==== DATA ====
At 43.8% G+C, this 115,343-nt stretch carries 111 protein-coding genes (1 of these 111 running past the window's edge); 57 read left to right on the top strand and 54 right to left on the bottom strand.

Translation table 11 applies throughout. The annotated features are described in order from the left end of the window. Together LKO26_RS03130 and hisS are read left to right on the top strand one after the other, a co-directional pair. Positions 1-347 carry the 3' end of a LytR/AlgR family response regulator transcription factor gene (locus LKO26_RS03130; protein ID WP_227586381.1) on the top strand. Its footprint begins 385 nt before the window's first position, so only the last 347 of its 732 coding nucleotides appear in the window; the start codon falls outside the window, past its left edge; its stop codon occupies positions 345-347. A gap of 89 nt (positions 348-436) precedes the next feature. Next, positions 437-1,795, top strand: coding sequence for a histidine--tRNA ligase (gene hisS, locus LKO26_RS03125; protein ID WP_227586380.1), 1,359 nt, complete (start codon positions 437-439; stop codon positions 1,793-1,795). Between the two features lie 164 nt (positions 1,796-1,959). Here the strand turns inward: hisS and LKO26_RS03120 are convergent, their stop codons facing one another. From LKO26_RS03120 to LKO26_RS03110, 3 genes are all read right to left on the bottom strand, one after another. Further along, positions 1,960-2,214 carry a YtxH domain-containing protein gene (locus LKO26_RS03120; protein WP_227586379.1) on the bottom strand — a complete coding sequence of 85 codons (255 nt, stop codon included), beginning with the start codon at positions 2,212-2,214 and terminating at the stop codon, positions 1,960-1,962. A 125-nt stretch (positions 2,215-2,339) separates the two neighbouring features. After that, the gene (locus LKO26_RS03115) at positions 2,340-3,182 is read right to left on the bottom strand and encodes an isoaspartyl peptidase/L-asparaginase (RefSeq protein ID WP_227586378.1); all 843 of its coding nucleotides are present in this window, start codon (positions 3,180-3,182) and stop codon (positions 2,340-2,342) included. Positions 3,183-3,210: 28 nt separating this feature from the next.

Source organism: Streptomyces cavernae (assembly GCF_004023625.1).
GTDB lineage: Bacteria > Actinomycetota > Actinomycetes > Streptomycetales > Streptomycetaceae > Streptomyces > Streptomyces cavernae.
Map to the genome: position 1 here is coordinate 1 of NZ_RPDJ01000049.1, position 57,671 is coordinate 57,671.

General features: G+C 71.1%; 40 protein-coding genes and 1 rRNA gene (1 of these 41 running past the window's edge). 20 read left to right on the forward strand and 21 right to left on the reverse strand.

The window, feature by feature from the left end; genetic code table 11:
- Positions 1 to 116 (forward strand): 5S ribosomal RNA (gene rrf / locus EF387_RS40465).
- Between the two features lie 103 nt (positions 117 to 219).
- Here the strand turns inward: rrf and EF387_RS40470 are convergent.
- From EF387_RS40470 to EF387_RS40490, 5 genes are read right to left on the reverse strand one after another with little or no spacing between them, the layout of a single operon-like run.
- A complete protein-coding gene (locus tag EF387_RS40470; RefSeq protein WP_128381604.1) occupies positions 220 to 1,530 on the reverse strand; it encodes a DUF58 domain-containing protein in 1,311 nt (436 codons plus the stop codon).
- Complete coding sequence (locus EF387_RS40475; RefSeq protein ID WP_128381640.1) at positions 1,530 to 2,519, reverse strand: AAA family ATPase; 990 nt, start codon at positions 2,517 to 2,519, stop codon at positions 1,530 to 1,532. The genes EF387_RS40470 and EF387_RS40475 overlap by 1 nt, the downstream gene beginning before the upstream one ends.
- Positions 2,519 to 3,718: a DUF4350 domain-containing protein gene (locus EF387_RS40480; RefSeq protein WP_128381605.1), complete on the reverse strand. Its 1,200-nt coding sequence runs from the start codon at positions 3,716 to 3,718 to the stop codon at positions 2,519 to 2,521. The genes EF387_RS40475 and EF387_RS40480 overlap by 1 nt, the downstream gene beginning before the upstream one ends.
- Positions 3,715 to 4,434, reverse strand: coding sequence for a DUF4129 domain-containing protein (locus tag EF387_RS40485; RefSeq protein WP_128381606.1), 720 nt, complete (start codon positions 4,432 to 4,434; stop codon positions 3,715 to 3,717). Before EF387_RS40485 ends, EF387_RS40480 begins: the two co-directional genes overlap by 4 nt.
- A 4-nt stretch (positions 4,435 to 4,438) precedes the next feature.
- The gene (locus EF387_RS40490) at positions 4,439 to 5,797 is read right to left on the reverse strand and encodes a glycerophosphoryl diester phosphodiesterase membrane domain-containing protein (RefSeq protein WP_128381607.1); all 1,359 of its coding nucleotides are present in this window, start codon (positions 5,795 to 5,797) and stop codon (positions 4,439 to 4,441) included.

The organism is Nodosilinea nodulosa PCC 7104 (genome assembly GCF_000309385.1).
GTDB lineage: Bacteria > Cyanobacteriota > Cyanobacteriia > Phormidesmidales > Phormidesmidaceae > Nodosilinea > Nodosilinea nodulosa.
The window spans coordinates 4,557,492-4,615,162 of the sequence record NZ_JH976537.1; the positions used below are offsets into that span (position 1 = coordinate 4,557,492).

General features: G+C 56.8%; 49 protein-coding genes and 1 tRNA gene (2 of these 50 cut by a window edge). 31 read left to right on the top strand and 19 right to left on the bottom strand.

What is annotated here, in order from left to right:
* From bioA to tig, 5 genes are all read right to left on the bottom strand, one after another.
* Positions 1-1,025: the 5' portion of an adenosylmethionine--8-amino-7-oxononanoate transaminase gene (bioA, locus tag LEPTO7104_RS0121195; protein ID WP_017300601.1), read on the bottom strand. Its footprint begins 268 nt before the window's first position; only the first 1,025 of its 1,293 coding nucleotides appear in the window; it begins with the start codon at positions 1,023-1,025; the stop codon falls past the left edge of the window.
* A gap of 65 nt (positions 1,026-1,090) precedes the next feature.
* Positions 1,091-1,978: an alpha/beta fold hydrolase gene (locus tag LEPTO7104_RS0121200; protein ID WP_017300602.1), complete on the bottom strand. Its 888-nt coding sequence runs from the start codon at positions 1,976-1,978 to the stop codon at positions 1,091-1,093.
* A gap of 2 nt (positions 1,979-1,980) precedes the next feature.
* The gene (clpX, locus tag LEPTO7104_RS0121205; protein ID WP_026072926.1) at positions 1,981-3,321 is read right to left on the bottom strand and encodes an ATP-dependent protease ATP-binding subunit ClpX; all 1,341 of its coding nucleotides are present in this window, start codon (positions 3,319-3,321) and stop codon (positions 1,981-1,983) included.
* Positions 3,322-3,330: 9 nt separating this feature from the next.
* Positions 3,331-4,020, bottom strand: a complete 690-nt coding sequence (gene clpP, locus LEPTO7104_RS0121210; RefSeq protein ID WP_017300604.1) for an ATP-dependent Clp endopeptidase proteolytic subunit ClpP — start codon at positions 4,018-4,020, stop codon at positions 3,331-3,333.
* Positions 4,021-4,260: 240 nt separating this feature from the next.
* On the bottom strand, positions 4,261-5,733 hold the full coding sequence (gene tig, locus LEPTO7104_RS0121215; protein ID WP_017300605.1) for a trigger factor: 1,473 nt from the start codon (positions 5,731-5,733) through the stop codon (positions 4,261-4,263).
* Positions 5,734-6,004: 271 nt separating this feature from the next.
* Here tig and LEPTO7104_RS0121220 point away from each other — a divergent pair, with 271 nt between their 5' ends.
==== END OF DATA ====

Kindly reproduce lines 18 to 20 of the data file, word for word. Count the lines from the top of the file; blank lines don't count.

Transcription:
The organism is Nodosilinea nodulosa PCC 7104 (genome assembly GCF_000309385.1).
GTDB lineage: Bacteria > Cyanobacteriota > Cyanobacteriia > Phormidesmidales > Phormidesmidaceae > Nodosilinea > Nodosilinea nodulosa.
The window spans coordinates 4,557,492-4,615,162 of the sequence record NZ_JH976537.1; the positions used below are offsets into that span (position 1 = coordinate 4,557,492).